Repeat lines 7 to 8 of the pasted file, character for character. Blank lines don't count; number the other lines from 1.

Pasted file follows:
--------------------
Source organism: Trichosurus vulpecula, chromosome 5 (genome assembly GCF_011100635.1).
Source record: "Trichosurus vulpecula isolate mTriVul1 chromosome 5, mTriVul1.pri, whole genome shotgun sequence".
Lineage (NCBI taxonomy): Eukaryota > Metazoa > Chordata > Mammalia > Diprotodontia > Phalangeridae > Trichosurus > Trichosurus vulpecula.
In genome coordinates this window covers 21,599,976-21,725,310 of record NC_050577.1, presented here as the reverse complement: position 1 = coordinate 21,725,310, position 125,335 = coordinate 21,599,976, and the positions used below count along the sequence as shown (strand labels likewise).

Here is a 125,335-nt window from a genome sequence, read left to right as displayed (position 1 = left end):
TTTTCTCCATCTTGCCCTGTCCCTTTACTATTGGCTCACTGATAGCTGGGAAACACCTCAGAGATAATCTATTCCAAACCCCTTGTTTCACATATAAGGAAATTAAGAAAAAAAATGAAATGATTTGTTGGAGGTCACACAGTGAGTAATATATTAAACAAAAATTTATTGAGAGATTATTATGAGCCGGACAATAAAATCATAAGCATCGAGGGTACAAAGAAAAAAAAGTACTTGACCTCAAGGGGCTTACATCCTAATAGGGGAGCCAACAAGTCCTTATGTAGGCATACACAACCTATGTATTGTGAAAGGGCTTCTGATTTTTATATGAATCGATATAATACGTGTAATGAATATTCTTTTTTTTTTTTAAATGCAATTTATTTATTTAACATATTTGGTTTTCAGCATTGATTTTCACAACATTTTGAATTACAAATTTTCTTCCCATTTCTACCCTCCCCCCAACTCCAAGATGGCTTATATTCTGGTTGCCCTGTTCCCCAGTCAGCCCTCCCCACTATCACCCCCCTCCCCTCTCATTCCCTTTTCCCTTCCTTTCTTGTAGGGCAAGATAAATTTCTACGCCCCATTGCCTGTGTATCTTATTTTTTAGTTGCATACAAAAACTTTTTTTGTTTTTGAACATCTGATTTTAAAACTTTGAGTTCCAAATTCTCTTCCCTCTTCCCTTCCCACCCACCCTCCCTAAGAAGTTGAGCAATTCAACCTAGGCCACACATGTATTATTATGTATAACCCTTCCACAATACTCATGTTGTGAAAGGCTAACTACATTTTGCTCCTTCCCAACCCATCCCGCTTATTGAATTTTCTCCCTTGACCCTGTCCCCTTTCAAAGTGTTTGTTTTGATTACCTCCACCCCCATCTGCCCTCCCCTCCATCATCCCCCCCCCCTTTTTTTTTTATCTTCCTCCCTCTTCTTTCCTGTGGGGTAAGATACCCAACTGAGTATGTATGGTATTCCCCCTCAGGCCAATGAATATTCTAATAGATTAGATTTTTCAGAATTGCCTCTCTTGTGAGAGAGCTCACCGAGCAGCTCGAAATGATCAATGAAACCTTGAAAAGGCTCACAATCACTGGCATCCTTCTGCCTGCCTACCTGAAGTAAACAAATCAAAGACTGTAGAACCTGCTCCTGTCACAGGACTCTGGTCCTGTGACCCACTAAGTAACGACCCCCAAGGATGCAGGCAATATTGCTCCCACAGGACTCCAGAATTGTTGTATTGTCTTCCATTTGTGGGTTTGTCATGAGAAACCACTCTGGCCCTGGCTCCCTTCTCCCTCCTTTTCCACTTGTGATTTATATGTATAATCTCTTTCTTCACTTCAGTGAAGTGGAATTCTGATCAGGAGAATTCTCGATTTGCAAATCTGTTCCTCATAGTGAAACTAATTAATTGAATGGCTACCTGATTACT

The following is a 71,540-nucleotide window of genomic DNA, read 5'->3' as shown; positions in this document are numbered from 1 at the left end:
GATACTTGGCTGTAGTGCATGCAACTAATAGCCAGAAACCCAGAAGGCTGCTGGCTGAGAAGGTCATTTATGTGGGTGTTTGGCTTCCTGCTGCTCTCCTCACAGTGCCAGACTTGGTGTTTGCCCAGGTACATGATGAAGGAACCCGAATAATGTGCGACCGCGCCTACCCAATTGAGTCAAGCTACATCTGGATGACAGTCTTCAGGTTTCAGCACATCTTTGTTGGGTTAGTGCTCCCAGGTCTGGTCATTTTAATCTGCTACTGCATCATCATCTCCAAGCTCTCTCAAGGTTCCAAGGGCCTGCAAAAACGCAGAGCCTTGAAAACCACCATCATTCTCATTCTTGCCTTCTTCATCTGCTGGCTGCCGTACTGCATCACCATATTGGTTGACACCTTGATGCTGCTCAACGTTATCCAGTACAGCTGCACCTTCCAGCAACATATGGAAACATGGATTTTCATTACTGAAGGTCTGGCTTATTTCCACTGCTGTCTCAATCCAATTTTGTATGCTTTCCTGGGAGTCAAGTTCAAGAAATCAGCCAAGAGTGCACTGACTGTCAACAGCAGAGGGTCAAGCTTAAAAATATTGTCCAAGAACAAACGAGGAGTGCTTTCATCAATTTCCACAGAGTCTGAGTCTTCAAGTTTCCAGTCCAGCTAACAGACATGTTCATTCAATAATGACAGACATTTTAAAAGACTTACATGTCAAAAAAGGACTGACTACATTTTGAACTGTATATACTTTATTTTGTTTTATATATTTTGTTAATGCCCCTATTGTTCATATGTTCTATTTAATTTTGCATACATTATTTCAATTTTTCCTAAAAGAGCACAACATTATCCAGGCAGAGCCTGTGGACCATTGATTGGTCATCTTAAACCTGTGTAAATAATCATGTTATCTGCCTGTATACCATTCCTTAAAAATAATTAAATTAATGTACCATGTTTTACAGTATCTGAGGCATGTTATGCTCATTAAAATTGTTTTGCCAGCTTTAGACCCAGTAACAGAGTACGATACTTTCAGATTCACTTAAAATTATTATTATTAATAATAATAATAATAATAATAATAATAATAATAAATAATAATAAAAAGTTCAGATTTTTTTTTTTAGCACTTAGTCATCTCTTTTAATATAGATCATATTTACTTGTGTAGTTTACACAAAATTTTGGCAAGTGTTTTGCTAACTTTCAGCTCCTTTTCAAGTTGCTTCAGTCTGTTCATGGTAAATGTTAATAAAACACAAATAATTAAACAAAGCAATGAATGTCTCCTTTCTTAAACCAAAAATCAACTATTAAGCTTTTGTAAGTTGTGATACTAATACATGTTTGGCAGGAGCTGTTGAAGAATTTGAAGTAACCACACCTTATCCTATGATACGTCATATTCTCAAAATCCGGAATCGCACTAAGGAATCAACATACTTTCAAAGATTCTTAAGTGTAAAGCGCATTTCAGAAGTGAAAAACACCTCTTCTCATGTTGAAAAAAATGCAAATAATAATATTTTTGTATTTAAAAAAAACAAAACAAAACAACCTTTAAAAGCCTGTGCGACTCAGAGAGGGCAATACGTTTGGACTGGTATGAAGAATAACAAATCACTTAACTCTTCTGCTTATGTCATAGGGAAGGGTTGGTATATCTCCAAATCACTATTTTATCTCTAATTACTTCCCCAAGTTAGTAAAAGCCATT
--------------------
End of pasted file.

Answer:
The following is a 71,540-nucleotide window of genomic DNA, read 5'->3' as shown; positions in this document are numbered from 1 at the left end:
GATACTTGGCTGTAGTGCATGCAACTAATAGCCAGAAACCCAGAAGGCTGCTGGCTGAGAAGGTCATTTATGTGGGTGTTTGGCTTCCTGCTGCTCTCCTCACAGTGCCAGACTTGGTGTTTGCCCAGGTACATGATGAAGGAACCCGAATAATGTGCGACCGCGCCTACCCAATTGAGTCAAGCTACATCTGGATGACAGTCTTCAGGTTTCAGCACATCTTTGTTGGGTTAGTGCTCCCAGGTCTGGTCATTTTAATCTGCTACTGCATCATCATCTCCAAGCTCTCTCAAGGTTCCAAGGGCCTGCAAAAACGCAGAGCCTTGAAAACCACCATCATTCTCATTCTTGCCTTCTTCATCTGCTGGCTGCCGTACTGCATCACCATATTGGTTGACACCTTGATGCTGCTCAACGTTATCCAGTACAGCTGCACCTTCCAGCAACATATGGAAACATGGATTTTCATTACTGAAGGTCTGGCTTATTTCCACTGCTGTCTCAATCCAATTTTGTATGCTTTCCTGGGAGTCAAGTTCAAGAAATCAGCCAAGAGTGCACTGACTGTCAACAGCAGAGGGTCAAGCTTAAAAATATTGTCCAAGAACAAACGAGGAGTGCTTTCATCAATTTCCACAGAGTCTGAGTCTTCAAGTTTCCAGTCCAGCTAACAGACATGTTCATTCAATAATGACAGACATTTTAAAAGACTTACATGTCAAAAAAGGACTGACTACATTTTGAACTGTATATACTTTATTTTGTTTTATATATTTTGTTAATGCCCCTATTGTTCATATGTTCTATTTAATTTTGCATACATTATTTCAATTTTTCCTAAAAGAGCACAACATTATCCAGGCAGAGCCTGTGGACCATTGATTGGTCATCTTAAACCTGTGTAAATAATCATGTTATCTGCCTGTATACCATTCCTTAAAAATAATTAAATTAATGTACCATGTTTTACAGTATCTGAGGCATGTTATGCTCATTAAAATTGTTTTGCCAGCTTTAGACCCAGTAACAGAGTACGATACTTTCAGATTCACTTAAAATTATTATTATTAATAATAATAATAATAATAATAATAATAATAATAAATAATAATAAAAAGTTCAGATTTTTTTTTTTAGCACTTAGTCATCTCTTTTAATATAGATCATATTTACTTGTGTAGTTTACACAAAATTTTGGCAAGTGTTTTGCTAACTTTCAGCTCCTTTTCAAGTTGCTTCAGTCTGTTCATGGTAAATGTTAATAAAACACAAATAATTAAACAAAGCAATGAATGTCTCCTTTCTTAAACCAAAAATCAACTATTAAGCTTTTGTAAGTTGTGATACTAATACATGTTTGGCAGGAGCTGTTGAAGAATTTGAAGTAACCACACCTTATCCTATGATACGTCATATTCTCAAAATCCGGAATCGCACTAAGGAATCAACATACTTTCAAAGATTCTTAAGTGTAAAGCGCATTTCAGAAGTGAAAAACACCTCTTCTCATGTTGAAAAAAATGCAAATAATAATATTTTTGTATTTAAAAAAAACAAAACAAAACAACCTTTAAAAGCCTGTGCGACTCAGAGAGGGCAATACGTTTGGACTGGTATGAAGAATAACAAATCACTTAACTCTTCTGCTTATGTCATAGGGAAGGGTTGGTATATCTCCAAATCACTATTTTATCTCTAATTACTTCCCCAAGTTAGTAAAAGCCATT